Day three starts slowly. I need to recover from the previous day’s ordeal, so I sleep past my 6:30 alarm, knowing today’s walk won’t match the length or challenges of the first two days. I even start with another shower, a Camino luxury, but hey, I’ve got the whole damn farm to myself. The absent host had laid out a few things, and the rest, especially coffee, was easy enough to figure out. As I’m enjoy a leisurely breakfast, I see a car – a sleek newish white Mercedes, model unknown in the US – coming up the driveway. It’s Nona, my host, and as he comes in he’s all apologies for having left me high and dry. Well, he didn’t; my mistakes of the day before had nothing to do with him, so we’re all square. But he still feels badly, so he pulls out his Portuguese guitar and plays soulful Fado for me. He’s good at this distinct local art form, the songs that express deep yearning that never seems to end in joy. I’m thousands of miles from my home and Nancy, and he’s singing about yearning… at 8:30 in the morning!!
Finally I pack my stuff – unpacking and repacking a backpack, daily, becomes one of God’s punishments on these walking journeys. By nine I’m out the door, and finally I see everything that had been shrouded in darkness the night before. The house is nice, white stuccoed, and large. The road was merely a very long driveway, and there were those two sheep – the four glowing eyes – again.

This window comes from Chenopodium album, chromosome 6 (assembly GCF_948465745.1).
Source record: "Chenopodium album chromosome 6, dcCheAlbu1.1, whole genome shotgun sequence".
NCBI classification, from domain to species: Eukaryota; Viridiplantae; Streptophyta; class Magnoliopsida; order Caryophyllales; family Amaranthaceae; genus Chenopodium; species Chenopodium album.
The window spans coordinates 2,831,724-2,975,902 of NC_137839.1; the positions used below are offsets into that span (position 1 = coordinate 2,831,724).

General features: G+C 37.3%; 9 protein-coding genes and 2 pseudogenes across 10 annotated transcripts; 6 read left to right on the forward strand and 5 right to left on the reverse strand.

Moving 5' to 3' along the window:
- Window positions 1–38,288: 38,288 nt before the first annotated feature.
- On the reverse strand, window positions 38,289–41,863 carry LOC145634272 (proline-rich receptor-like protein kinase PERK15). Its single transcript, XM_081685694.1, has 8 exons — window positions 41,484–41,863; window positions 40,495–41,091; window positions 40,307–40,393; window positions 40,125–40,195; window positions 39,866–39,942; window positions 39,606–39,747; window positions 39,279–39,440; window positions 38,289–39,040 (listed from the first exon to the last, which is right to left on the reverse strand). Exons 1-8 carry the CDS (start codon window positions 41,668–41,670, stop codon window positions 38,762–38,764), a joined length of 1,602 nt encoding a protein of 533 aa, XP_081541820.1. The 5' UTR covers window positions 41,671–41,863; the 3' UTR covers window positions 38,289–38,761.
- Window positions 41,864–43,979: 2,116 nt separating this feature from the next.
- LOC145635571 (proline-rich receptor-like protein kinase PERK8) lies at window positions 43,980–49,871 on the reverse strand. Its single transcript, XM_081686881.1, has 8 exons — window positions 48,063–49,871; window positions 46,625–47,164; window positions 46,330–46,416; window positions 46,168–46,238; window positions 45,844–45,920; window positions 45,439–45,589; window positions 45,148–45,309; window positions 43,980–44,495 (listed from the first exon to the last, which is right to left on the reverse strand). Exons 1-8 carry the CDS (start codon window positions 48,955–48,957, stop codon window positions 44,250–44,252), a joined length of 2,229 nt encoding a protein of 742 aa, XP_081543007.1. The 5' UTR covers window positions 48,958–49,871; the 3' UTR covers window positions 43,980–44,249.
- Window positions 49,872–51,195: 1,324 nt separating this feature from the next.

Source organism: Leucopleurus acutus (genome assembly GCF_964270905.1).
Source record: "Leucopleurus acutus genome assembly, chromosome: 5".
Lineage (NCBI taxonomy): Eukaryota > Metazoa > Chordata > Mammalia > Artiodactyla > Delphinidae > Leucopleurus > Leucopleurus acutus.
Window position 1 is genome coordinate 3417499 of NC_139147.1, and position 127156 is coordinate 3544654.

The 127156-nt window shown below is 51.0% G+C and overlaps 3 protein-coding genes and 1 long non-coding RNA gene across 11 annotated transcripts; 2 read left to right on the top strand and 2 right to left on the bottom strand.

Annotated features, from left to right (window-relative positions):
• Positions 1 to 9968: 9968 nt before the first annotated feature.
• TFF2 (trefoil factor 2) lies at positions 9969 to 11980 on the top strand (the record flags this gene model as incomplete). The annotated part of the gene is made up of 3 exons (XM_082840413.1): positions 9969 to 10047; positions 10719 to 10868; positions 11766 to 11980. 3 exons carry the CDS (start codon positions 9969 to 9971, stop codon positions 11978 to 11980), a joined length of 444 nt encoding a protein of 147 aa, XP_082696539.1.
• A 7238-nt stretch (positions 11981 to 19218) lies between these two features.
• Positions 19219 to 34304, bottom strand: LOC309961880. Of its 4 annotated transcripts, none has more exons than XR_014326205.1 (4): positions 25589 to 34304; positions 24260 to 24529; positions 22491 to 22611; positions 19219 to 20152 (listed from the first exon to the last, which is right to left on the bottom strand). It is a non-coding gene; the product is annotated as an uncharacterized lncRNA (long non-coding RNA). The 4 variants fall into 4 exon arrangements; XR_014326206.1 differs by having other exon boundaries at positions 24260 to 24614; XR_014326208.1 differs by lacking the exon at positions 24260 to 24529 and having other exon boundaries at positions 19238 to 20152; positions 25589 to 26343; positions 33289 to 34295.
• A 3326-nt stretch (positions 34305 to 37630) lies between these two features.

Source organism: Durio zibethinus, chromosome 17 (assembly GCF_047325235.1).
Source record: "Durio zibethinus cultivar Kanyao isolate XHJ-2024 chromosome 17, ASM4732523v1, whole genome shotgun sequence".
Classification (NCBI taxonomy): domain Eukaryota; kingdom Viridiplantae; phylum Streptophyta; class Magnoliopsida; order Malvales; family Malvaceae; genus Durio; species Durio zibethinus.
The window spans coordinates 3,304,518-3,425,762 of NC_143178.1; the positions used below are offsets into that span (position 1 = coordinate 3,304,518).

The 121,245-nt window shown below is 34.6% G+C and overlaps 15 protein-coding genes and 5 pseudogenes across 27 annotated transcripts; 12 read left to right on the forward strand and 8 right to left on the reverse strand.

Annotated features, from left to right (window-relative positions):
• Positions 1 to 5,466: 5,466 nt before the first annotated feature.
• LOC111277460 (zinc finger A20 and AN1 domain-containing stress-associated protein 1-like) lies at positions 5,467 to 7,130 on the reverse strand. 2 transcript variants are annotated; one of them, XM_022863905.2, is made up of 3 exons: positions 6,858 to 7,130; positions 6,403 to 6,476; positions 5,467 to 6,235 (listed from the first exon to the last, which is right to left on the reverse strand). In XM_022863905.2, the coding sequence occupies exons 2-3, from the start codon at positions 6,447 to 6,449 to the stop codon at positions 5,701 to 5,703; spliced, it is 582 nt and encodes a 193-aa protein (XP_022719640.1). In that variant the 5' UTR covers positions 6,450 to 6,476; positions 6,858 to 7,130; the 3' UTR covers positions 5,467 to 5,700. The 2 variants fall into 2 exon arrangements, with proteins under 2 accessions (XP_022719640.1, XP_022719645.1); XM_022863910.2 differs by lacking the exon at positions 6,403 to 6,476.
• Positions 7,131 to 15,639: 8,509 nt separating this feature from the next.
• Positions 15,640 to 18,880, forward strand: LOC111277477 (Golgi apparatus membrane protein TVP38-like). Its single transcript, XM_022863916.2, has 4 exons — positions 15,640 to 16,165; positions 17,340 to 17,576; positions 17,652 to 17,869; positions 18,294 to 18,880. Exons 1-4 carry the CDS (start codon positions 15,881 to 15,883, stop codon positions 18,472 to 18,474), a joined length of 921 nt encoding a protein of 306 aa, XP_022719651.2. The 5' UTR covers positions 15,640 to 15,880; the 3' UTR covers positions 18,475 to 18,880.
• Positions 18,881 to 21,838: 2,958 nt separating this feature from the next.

That day’s walk was thankfully shorter than the standard 18 miles since I’d made a 6 mile downpayment the night before. After passing several other beautiful quintas, I’m back out in flat fields, along dirt tracks and a few paved roads. Tomato fields became vineyards and ultimately corn fields. Along with the tomato harvest, a mechanical picker was working grapes, cleanly plucking them off the vine. I tasted both a tomato – amazingly good – and a couple of grapes – seemed unripe and sour – and lived to tell about it. By mid afternoon I could see the day’s destination – Santarem – on a distant hill, and it wasn’t too long before I was climbing it into the city center. Admittedly, the very last section was a difficult slog, but otherwise the day had been a breeze.
I had booked a bed in a hostel that even my highly discriminating Camino Brother of two years ago – Jay – would’ve approved of. It was relatively new, comfortably modern and with a lovely hostess. “Lovely” is not a word I use often, but when someone says “give me your laundry, I will wash it.” they immediately qualify for that word. Sadly though, at least for that one night I appeared to be the only guest they had to serve. My heart lightened, though, when I saw the guestbook and saw they had a Russian folk dancing group fill the place the night before.
On the way to find a bite to eat that night I ran into the only other peregrinos that I’ve run into multiple times, Mary and Paul from the Isle of Jersey. They deserve the “lovely” label as well, and not only because they’re my only occasional compatriots along the way – though we’ve never walked together. Mary must be Catherine Zeta Jones’ twin sister, and Paul is a tall, fit just-turned 60 year old with shoulder-length blond-grey hair. I’ve never known anyone from the real Jersey, but they represent their little tax haven very well. They certainly have the best British English I ever remover hearing. The Queen might even declare it lovely.
“Day is done, gone the sun,” so I head back to my own private hostel (note, 2nd night all alone) to rest for the next, tougher, day.